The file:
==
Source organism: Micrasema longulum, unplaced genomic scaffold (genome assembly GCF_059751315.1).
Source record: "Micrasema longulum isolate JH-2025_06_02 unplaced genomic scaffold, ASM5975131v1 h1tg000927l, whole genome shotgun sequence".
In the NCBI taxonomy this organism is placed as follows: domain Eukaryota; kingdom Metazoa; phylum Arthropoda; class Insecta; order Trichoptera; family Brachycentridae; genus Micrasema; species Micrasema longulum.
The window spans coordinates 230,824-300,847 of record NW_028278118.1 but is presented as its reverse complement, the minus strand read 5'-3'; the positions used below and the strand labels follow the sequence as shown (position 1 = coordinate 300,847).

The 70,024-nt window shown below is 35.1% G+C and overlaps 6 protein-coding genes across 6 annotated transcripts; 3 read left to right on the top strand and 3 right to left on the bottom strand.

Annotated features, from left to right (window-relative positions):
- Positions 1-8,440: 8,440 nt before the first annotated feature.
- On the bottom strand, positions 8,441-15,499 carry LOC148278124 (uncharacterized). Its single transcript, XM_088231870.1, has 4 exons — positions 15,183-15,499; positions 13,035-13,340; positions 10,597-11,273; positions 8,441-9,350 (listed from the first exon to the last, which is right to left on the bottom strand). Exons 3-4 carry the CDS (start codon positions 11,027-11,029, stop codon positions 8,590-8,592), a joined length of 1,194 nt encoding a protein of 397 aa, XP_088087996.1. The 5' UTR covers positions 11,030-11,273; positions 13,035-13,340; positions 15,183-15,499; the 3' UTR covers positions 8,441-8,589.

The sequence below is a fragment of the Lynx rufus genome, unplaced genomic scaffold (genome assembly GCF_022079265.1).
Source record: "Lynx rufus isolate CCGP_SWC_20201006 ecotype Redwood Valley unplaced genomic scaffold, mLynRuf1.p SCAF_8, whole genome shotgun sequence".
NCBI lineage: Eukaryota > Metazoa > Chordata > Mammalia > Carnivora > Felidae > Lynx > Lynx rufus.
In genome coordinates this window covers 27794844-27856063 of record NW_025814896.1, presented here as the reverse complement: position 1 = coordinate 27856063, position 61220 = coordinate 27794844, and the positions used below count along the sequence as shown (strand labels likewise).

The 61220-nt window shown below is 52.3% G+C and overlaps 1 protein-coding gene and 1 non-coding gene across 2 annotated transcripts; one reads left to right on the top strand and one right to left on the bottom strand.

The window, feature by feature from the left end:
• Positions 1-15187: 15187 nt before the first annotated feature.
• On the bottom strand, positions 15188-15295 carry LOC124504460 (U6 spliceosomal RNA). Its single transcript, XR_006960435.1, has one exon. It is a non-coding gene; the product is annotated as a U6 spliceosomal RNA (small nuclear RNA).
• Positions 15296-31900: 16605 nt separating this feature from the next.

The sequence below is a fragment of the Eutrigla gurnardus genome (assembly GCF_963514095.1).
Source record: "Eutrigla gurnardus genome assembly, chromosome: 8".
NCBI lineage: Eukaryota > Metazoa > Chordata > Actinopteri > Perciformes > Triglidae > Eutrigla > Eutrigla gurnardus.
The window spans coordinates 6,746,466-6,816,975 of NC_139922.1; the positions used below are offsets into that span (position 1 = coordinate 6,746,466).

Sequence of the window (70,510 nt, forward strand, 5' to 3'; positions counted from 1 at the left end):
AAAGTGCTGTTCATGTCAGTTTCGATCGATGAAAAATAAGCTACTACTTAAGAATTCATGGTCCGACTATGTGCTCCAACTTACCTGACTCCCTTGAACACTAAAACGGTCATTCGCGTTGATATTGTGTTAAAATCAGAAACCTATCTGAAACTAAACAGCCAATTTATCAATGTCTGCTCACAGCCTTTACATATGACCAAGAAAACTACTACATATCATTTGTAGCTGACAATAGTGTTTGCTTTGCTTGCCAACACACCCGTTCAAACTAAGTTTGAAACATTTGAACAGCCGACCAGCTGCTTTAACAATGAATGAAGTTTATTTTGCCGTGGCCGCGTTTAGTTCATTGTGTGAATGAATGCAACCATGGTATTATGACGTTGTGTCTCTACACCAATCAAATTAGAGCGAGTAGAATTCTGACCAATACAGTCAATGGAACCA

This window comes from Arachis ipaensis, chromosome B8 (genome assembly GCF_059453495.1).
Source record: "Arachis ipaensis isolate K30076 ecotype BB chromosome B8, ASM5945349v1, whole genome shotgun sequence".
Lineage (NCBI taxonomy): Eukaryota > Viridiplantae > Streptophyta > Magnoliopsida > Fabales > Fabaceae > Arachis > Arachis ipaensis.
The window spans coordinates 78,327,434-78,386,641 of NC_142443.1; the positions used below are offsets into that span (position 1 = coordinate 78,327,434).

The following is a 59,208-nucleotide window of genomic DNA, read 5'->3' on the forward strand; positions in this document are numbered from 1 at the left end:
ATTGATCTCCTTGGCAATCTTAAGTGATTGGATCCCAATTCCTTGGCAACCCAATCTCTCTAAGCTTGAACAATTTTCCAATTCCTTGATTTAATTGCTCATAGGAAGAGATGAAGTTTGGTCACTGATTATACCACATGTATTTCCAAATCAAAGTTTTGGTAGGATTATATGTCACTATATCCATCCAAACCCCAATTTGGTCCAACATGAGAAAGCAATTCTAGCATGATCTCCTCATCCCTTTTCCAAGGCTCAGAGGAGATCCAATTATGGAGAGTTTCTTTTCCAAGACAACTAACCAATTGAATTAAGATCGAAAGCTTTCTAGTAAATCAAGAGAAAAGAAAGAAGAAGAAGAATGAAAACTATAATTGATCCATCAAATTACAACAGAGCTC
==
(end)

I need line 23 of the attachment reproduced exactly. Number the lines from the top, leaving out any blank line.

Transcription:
AAAGTGCTGTTCATGTCAGTTTCGATCGATGAAAAATAAGCTACTACTTAAGAATTCATGGTCCGACTATGTGCTCCAACTTACCTGACTCCCTTGAACACTAAAACGGTCATTCGCGTTGATATTGTGTTAAAATCAGAAACCTATCTGAAACTAAACAGCCAATTTATCAATGTCTGCTCACAGCCTTTACATATGACCAAGAAAACTACTACATATCATTTGTAGCTGACAATAGTGTTTGCTTTGCTTGCCAACACACCCGTTCAAACTAAGTTTGAAACATTTGAACAGCCGACCAGCTGCTTTAACAATGAATGAAGTTTATTTTGCCGTGGCCGCGTTTAGTTCATTGTGTGAATGAATGCAACCATGGTATTATGACGTTGTGTCTCTACACCAATCAAATTAGAGCGAGTAGAATTCTGACCAATACAGTCAATGGAACCA